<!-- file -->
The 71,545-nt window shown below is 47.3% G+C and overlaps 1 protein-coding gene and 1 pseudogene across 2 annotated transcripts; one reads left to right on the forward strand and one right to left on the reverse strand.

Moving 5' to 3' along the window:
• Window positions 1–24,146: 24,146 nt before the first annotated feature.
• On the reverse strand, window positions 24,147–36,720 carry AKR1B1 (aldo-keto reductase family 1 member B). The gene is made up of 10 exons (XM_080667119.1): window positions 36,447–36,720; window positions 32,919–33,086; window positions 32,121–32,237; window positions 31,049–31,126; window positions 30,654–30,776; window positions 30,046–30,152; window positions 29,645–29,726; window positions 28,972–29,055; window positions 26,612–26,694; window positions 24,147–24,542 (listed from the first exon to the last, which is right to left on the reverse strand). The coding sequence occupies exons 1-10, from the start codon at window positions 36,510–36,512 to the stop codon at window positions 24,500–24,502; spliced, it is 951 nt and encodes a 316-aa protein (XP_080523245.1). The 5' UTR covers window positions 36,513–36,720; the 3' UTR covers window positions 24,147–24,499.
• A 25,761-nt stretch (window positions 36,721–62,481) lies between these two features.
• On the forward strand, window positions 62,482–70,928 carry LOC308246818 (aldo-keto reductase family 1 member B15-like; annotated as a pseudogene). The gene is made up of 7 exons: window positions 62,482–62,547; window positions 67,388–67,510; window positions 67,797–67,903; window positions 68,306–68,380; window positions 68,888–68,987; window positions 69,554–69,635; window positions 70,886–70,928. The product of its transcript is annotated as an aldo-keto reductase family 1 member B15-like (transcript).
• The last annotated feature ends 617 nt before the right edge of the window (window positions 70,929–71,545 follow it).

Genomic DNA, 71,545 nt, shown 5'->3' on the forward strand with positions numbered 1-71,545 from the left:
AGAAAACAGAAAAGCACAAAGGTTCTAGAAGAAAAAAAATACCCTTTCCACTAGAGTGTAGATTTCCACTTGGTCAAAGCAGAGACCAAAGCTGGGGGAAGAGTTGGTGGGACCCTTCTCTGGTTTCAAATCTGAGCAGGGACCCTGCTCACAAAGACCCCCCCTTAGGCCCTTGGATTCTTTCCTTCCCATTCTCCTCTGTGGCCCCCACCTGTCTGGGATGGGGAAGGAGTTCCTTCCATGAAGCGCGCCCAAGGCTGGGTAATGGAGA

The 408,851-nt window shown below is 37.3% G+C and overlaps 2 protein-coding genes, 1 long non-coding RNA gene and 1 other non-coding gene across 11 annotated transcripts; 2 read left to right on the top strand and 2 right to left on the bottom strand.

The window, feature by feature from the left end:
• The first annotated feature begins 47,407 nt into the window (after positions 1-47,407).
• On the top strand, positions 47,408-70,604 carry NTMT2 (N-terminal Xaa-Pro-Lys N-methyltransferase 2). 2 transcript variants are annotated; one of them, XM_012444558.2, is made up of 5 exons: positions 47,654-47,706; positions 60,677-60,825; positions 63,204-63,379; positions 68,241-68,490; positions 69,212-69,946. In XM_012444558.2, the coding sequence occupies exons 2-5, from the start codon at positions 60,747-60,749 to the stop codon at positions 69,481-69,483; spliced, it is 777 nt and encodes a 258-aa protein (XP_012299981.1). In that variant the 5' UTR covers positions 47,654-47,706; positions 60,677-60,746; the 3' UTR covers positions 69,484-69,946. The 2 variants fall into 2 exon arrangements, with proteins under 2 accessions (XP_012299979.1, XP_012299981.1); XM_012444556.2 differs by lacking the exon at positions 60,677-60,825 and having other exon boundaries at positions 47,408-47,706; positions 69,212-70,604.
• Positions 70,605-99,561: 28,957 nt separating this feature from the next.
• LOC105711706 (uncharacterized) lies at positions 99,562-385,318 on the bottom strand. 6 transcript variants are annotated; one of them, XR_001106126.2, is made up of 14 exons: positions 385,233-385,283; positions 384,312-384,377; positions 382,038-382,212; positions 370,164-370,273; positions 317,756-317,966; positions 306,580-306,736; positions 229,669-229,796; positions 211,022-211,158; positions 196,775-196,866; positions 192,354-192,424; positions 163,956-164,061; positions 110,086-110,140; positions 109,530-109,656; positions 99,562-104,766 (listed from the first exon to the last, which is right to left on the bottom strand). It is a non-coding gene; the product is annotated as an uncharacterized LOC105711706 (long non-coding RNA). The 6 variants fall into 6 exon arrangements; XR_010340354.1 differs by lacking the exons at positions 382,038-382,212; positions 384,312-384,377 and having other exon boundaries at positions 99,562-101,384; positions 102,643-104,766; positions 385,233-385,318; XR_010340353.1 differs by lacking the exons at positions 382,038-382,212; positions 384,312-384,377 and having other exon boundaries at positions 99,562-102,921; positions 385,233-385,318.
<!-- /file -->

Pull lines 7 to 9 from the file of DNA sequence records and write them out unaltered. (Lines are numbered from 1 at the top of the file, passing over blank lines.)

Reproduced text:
• The last annotated feature ends 617 nt before the right edge of the window (window positions 70,929–71,545 follow it).

Genomic DNA, 71,545 nt, shown 5'->3' on the forward strand with positions numbered 1-71,545 from the left:
AGAAAACAGAAAAGCACAAAGGTTCTAGAAGAAAAAAAATACCCTTTCCACTAGAGTGTAGATTTCCACTTGGTCAAAGCAGAGACCAAAGCTGGGGGAAGAGTTGGTGGGACCCTTCTCTGGTTTCAAATCTGAGCAGGGACCCTGCTCACAAAGACCCCCCCTTAGGCCCTTGGATTCTTTCCTTCCCATTCTCCTCTGTGGCCCCCACCTGTCTGGGATGGGGAAGGAGTTCCTTCCATGAAGCGCGCCCAAGGCTGGGTAATGGAGA